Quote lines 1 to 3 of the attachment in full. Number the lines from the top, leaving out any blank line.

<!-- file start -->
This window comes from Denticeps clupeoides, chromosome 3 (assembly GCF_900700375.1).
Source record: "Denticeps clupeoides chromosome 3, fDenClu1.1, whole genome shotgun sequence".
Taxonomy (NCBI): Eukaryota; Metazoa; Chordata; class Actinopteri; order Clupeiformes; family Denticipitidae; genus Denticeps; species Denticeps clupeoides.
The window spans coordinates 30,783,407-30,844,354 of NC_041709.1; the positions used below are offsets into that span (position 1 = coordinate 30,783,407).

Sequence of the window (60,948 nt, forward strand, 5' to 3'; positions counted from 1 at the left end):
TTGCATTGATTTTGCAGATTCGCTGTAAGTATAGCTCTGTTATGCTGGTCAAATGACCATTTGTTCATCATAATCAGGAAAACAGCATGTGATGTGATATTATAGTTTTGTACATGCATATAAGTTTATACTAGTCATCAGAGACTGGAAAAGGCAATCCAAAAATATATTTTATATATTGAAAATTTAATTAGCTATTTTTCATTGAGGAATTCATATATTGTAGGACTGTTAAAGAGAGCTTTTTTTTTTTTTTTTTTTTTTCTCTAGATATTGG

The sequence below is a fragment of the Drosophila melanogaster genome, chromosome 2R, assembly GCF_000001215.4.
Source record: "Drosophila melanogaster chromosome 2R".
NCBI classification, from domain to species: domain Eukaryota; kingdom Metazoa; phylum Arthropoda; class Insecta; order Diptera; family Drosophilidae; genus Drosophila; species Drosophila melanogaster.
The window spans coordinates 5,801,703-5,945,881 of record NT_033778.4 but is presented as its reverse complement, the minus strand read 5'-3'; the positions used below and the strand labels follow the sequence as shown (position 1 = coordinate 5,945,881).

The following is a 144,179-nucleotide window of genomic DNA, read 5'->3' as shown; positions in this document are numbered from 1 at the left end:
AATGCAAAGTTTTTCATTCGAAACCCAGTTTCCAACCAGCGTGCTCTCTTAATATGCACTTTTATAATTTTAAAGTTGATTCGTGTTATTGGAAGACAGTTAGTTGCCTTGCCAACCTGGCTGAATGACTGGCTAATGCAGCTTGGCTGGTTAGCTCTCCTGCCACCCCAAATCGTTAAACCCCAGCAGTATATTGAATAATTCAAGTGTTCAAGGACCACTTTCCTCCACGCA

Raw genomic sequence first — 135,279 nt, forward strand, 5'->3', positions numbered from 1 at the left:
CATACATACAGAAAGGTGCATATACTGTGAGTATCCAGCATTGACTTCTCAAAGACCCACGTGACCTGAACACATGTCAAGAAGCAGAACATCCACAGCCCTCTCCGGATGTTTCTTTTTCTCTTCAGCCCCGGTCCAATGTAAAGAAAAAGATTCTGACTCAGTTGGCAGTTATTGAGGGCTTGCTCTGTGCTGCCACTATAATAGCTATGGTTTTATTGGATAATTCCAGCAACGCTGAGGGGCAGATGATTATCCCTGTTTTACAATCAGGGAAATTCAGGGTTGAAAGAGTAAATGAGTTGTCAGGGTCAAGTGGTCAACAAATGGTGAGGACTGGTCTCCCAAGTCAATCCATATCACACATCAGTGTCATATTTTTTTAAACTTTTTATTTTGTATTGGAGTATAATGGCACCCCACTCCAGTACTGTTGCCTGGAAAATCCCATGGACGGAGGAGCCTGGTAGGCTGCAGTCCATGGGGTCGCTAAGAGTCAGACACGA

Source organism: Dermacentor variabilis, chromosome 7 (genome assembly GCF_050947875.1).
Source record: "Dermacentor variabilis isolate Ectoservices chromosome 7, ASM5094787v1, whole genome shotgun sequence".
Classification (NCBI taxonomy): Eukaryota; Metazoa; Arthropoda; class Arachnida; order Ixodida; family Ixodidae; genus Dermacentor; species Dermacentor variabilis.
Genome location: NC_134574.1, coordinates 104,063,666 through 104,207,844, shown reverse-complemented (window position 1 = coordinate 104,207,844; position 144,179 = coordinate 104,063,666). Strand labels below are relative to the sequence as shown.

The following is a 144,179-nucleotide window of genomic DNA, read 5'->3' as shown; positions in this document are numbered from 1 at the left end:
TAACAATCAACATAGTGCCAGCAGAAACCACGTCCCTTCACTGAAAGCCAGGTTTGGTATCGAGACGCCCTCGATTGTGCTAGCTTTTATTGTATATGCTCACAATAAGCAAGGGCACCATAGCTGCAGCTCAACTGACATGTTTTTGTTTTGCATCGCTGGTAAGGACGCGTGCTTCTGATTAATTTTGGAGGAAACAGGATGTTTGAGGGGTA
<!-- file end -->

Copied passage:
This window comes from Denticeps clupeoides, chromosome 3 (assembly GCF_900700375.1).
Source record: "Denticeps clupeoides chromosome 3, fDenClu1.1, whole genome shotgun sequence".
Taxonomy (NCBI): Eukaryota; Metazoa; Chordata; class Actinopteri; order Clupeiformes; family Denticipitidae; genus Denticeps; species Denticeps clupeoides.